Department of Neurosurgery, St Elisabeth-Tweesteden Hospital, Tilburg, The Netherlands
Wernicke proposed that knowledge of the outside world was conceptualized and that the necessary information that makes up these concepts is stored in many different and interconnected areas of the brain. He clearly made a distinction between knowledge of a word itself (i.e. the sound or pronunciation of it) and knowledge of its meaning or ‘concept’. Since the era of the diagram makers (see also Chap. 4), there has been a discussion of how concepts are anatomically represented in the brain. Several of the earlier researchers truly considered a ‘centre’ for conceptual knowledge, similar to the anatomical centres for motor or speech functions. Some, for example Mills, even believed that this concept centre was identical to the naming centre . Most others, like Wernicke or Lichtheim, considered the concept centre more of a theoretical construct with a largely heuristic purpose, at least not something with a strict anatomical definition. To them, the true meaning of words and sentences emerged as the result of the complex interplay (association) between many different areas.
With this in mind, it can be better understood that when a patient has difficulties with naming, it does not automatically imply that there is a language disorder, or that the lesion is necessarily located in language areas. There can also be a dysfunction in several other systems that precludes correct naming, in particular in areas that sustain conceptual information. In fact, the localization of an anomic disturbance has been a point of controversy for a long time . As put forward by Geschwind (1967), there were two opposing views in the literature: ‘one which insisted that anomia resulted from a lesion of the left temporoparietal regions while the other claimed that it was the result of a diffuse disorder of the brain’ . Here is how Benson and Ardila formulated this (1996):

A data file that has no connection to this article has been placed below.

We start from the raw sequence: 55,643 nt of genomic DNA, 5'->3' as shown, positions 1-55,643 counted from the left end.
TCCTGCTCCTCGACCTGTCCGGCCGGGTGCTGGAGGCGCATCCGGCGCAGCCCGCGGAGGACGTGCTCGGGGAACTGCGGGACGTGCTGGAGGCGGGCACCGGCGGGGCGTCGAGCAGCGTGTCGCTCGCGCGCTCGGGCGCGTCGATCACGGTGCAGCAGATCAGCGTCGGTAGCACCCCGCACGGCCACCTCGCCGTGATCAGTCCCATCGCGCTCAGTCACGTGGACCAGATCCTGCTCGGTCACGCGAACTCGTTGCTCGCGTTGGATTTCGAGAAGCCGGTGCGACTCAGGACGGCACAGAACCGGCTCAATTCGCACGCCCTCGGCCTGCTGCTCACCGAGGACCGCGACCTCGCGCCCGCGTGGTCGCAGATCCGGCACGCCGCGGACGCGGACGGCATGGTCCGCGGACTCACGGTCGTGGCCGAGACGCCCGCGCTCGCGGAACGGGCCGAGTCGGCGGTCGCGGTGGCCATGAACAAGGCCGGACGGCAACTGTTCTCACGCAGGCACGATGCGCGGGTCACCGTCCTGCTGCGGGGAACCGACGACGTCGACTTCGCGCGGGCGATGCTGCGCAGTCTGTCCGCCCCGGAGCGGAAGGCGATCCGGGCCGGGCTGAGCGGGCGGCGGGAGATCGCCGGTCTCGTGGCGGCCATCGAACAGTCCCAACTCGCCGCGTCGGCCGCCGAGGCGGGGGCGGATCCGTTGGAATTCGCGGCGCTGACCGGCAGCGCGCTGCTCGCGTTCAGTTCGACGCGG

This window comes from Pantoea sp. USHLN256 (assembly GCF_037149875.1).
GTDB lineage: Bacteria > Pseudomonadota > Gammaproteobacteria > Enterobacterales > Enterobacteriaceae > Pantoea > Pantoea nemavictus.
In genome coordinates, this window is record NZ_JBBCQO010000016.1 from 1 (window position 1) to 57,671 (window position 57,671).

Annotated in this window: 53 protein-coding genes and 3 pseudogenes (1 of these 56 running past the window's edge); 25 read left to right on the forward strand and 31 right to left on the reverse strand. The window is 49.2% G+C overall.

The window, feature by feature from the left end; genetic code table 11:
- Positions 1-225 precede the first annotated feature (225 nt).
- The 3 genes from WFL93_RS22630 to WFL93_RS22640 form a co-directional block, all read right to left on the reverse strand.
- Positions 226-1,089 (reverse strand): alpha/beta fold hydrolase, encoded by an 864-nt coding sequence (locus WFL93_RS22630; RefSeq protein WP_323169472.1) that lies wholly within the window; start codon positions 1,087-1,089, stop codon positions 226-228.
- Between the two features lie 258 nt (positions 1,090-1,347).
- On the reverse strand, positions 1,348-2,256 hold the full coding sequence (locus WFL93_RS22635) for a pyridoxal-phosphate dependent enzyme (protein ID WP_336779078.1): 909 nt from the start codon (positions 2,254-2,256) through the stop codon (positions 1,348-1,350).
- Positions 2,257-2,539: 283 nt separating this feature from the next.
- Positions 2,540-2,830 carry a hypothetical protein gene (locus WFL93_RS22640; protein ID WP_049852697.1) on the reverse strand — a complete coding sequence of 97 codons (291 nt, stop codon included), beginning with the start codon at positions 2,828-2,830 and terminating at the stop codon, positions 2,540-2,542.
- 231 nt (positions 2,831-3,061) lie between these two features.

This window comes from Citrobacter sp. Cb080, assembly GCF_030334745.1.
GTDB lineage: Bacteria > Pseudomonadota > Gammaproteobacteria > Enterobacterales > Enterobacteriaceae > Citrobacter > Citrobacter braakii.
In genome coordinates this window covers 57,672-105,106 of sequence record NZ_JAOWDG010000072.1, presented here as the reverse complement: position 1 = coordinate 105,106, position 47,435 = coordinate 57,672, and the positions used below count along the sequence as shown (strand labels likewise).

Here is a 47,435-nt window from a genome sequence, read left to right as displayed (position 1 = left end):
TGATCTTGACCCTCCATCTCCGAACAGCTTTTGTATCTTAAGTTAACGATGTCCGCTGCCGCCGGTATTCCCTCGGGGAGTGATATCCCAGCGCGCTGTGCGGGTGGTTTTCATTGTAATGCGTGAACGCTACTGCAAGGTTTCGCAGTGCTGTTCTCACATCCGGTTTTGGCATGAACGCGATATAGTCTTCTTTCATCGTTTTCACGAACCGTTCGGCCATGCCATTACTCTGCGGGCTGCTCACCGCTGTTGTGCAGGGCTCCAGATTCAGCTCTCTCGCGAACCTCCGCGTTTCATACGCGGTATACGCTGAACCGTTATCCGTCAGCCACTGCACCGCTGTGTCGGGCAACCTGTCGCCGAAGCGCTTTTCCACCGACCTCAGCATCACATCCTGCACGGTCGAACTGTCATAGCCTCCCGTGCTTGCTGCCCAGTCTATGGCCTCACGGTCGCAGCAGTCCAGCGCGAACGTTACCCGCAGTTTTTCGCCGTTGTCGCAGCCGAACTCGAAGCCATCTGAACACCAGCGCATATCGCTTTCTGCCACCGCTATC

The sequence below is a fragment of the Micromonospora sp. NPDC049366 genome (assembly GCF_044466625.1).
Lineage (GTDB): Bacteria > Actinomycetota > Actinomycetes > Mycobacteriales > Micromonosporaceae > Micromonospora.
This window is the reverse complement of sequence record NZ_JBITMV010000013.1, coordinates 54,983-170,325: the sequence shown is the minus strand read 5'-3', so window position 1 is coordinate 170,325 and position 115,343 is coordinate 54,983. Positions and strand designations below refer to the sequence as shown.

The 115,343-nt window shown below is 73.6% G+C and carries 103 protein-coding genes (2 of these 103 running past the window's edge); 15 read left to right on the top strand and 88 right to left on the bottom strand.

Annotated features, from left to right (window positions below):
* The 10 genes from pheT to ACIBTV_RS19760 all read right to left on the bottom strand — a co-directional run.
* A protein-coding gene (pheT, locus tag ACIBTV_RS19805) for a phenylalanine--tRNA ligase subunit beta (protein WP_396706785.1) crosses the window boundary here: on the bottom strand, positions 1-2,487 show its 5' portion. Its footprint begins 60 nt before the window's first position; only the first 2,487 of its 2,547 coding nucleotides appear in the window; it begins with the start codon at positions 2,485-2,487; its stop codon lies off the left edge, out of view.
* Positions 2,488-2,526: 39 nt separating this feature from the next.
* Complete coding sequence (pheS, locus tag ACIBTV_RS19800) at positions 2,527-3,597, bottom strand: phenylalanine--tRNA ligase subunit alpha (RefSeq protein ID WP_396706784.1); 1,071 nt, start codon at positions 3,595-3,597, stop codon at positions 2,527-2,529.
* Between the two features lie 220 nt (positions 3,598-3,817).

Word-finding deficits (anomia) are noted and complained about by patients with structural damage to any cerebral area in either hemisphere. Virtually every aphasic patient suffers some degree of naming disturbance; however, the characteristics of the word-finding problem can vary considerably in the different aphasia syndromes. (…) It is important to bear in mind that anomia is a term with a double meaning in aphasiology. In one usage, the term is synonymous with naming disorder; in this broad sense all aphasic patients are anomic. When used in the broad sense of a word-finding disorder (eg, decreased performance on a confrontation naming task), anomia is not of localizing value. In attempts to be more specific, some aphasiologists limit use of the term to those patients whose word-finding difficulty leads to circumlocutions and/or verbal paraphasias as observed in some patients with fluent aphasia. In this more tightly defined sense, anomia becomes synonymous with anomic aphasia, nominal aphasia, or amnestic aphasia. It is important to keep in mind that naming difficulties, often called anomia, are present in all aphasics but that the term anomia is also used to refer to a particular aphasia syndrome (anomic aphasia).
Naming difficulties can result from a deficit at different stages of the naming process: perception (decoding), storage, selection, retrieval, or actual production of the word (encoding). Furthermore, acquired naming difficulties can be restricted to specific semantic categories and even to a particular modality of representation. Naming disorders can result from the patient’s inability to perceive or to identify the target object and as such can be considered a perceptual or agnostic deficits .